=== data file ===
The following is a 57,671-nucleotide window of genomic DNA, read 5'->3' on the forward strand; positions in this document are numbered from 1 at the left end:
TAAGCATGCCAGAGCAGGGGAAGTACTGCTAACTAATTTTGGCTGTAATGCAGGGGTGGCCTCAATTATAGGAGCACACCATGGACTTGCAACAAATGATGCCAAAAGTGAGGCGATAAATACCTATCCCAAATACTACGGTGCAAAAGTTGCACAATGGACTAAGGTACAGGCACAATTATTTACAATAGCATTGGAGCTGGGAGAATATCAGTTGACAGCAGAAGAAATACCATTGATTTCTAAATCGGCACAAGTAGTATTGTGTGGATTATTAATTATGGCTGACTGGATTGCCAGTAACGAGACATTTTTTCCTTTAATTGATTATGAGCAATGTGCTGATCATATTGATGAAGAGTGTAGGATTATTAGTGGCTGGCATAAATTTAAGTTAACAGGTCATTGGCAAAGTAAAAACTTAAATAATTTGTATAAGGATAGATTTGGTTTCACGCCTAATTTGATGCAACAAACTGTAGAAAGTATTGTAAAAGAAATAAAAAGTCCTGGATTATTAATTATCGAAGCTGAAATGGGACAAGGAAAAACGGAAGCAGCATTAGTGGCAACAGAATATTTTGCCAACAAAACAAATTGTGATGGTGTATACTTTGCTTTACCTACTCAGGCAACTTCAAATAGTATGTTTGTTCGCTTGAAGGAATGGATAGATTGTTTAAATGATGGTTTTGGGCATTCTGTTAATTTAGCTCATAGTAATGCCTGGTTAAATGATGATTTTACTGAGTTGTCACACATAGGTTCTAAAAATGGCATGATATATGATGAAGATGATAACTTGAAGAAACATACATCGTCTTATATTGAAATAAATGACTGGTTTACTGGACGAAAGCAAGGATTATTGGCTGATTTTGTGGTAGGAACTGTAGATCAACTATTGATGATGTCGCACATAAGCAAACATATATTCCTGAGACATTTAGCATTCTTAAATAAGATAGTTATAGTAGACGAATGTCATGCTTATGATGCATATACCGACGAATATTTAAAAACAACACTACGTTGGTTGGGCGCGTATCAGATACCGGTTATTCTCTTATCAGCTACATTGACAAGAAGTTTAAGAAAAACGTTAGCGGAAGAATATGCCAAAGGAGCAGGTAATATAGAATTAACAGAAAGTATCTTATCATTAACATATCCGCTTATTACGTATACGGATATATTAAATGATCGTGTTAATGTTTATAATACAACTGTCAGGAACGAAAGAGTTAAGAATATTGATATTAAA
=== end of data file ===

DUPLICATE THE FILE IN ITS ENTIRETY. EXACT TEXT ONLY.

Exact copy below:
The following is a 57,671-nucleotide window of genomic DNA, read 5'->3' on the forward strand; positions in this document are numbered from 1 at the left end:
TAAGCATGCCAGAGCAGGGGAAGTACTGCTAACTAATTTTGGCTGTAATGCAGGGGTGGCCTCAATTATAGGAGCACACCATGGACTTGCAACAAATGATGCCAAAAGTGAGGCGATAAATACCTATCCCAAATACTACGGTGCAAAAGTTGCACAATGGACTAAGGTACAGGCACAATTATTTACAATAGCATTGGAGCTGGGAGAATATCAGTTGACAGCAGAAGAAATACCATTGATTTCTAAATCGGCACAAGTAGTATTGTGTGGATTATTAATTATGGCTGACTGGATTGCCAGTAACGAGACATTTTTTCCTTTAATTGATTATGAGCAATGTGCTGATCATATTGATGAAGAGTGTAGGATTATTAGTGGCTGGCATAAATTTAAGTTAACAGGTCATTGGCAAAGTAAAAACTTAAATAATTTGTATAAGGATAGATTTGGTTTCACGCCTAATTTGATGCAACAAACTGTAGAAAGTATTGTAAAAGAAATAAAAAGTCCTGGATTATTAATTATCGAAGCTGAAATGGGACAAGGAAAAACGGAAGCAGCATTAGTGGCAACAGAATATTTTGCCAACAAAACAAATTGTGATGGTGTATACTTTGCTTTACCTACTCAGGCAACTTCAAATAGTATGTTTGTTCGCTTGAAGGAATGGATAGATTGTTTAAATGATGGTTTTGGGCATTCTGTTAATTTAGCTCATAGTAATGCCTGGTTAAATGATGATTTTACTGAGTTGTCACACATAGGTTCTAAAAATGGCATGATATATGATGAAGATGATAACTTGAAGAAACATACATCGTCTTATATTGAAATAAATGACTGGTTTACTGGACGAAAGCAAGGATTATTGGCTGATTTTGTGGTAGGAACTGTAGATCAACTATTGATGATGTCGCACATAAGCAAACATATATTCCTGAGACATTTAGCATTCTTAAATAAGATAGTTATAGTAGACGAATGTCATGCTTATGATGCATATACCGACGAATATTTAAAAACAACACTACGTTGGTTGGGCGCGTATCAGATACCGGTTATTCTCTTATCAGCTACATTGACAAGAAGTTTAAGAAAAACGTTAGCGGAAGAATATGCCAAAGGAGCAGGTAATATAGAATTAACAGAAAGTATCTTATCATTAACATATCCGCTTATTACGTATACGGATATATTAAATGATCGTGTTAATGTTTATAATACAACTGTCAGGAACGAAAGAGTTAAGAATATTGATATTAAA